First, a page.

A tragedy averted does not make the news as often as a tragedy.
But when 16 million people are saved from famine, it's hard not to take notice.
So both notice and praise should be given to the United States government for its swift donation of food in recent months to the Horn of Africa, where a long drought and a civil war left millions at risk.
The food - mainly excess grain from abundant harvests in the Midwest - met more than 75 percent of the need in that northeast corner of Africa, making up for a shortfall in promised donations from Europe.
Two lessons were learned from this tragedy-prevention: One, international efforts to detect signs of potential famine and then organize a rapid response can work. Two, the US has not forsaken Africa despite the appearance of hopelessness on that continent and the 1994 incident in Somalia when American troops were killed.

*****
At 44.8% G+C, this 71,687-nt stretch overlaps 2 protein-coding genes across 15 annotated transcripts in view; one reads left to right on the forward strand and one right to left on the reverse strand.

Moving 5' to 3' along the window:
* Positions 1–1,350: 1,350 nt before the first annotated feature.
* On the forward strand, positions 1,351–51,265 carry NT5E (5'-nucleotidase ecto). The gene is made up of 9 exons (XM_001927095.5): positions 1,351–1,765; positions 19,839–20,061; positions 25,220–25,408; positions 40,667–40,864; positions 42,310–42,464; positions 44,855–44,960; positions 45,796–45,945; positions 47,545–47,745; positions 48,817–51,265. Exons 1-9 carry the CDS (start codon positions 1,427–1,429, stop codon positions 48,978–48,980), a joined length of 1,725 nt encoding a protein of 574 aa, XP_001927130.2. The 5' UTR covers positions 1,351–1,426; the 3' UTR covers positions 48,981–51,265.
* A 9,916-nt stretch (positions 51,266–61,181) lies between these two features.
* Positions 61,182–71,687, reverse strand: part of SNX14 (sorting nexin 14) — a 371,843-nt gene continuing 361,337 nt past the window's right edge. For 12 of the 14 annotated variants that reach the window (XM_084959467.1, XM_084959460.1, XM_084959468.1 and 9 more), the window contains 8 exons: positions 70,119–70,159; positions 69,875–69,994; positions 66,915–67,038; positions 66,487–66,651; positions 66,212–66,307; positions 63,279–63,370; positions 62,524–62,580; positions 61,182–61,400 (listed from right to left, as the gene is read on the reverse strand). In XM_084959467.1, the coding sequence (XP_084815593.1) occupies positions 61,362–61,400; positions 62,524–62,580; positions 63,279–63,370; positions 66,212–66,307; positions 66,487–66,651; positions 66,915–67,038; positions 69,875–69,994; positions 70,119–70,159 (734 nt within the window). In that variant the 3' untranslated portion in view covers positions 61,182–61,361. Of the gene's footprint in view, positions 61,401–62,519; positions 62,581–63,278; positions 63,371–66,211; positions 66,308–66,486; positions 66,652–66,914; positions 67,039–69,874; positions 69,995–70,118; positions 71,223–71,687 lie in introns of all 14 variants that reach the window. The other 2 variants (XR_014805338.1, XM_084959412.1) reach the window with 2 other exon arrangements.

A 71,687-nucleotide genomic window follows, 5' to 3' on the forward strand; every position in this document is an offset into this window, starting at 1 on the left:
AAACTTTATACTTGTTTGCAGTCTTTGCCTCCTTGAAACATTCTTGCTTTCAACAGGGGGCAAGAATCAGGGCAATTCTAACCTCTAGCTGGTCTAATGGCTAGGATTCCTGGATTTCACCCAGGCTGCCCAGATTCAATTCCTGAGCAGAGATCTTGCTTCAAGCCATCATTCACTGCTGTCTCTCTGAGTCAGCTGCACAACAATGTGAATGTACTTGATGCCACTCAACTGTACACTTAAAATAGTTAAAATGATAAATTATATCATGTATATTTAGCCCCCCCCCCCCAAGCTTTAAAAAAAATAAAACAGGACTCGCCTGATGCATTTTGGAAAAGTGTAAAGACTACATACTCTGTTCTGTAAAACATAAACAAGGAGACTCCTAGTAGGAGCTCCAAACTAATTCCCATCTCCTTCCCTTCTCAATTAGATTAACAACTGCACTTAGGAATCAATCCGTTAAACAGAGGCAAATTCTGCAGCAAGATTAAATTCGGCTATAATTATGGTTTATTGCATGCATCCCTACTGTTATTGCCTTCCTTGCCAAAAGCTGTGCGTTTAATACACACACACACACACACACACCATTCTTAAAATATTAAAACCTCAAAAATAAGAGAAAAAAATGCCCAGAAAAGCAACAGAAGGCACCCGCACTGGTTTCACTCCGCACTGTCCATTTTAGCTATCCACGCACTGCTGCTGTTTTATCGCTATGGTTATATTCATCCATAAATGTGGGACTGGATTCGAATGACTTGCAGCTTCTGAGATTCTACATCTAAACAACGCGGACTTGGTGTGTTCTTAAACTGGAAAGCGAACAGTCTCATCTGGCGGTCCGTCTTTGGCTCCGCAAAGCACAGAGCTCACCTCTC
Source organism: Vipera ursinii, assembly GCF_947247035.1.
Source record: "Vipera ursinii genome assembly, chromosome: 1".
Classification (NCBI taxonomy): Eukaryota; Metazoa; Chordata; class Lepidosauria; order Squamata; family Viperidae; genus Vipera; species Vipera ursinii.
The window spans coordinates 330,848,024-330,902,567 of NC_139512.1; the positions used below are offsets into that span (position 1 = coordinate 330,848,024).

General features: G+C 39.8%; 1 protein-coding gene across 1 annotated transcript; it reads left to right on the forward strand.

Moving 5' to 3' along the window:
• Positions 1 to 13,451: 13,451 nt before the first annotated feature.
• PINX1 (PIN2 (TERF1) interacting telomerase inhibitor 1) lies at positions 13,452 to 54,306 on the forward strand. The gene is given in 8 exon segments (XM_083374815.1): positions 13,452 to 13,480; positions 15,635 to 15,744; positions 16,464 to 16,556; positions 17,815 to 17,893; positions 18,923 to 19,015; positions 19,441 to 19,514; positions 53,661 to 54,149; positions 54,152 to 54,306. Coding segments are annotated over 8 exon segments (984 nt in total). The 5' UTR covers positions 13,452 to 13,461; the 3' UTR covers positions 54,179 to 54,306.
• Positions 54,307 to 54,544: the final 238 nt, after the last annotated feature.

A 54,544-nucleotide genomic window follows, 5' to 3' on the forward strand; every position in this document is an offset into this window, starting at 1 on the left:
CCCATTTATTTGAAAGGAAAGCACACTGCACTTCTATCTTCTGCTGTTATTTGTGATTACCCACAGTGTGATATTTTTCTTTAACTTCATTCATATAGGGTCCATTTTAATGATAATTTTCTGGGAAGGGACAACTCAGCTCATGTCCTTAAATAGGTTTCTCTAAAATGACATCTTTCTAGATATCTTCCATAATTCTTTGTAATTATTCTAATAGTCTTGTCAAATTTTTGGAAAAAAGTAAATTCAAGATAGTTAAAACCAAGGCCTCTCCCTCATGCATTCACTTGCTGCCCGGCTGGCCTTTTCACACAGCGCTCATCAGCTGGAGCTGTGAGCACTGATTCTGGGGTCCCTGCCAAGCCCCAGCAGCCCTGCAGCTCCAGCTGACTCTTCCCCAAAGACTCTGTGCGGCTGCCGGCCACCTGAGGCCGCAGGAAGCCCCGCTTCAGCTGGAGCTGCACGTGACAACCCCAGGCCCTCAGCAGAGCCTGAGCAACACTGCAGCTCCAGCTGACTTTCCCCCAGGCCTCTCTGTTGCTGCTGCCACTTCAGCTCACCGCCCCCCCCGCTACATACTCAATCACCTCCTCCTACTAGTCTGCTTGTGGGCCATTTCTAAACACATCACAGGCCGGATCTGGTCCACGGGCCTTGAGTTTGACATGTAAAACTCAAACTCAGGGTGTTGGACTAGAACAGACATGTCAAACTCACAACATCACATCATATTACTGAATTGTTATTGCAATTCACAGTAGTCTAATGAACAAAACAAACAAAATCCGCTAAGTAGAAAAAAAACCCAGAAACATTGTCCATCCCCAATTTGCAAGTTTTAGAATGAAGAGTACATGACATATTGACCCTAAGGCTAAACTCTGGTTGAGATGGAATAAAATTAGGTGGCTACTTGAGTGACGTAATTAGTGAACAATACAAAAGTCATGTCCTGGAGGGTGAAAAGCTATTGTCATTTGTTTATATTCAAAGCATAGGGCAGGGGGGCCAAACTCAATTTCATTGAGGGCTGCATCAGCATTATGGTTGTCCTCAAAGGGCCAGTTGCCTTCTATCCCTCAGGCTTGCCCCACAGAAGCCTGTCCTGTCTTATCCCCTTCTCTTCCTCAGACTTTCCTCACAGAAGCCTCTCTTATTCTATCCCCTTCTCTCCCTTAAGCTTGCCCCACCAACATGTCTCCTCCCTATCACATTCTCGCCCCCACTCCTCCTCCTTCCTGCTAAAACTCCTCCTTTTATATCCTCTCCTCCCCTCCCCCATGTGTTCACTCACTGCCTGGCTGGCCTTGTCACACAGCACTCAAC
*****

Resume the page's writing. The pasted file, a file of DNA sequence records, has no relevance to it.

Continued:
Assisting the relief effort, especially in hard-hit Ethiopia, was a return of rains and an end to that nation's border war with Eritrea.
Worldwide, both aid and development have reduced the number of people lacking food by about 14 percent over the past three decades. Still, more than 800 million people remain malnourished.
The world has enough food to feed everyone. But it takes the kind of generosity and expertise shown toward the Horn of Africa in meeting this basic need.
(c) Copyright 2000. The Christian Science Publishing Society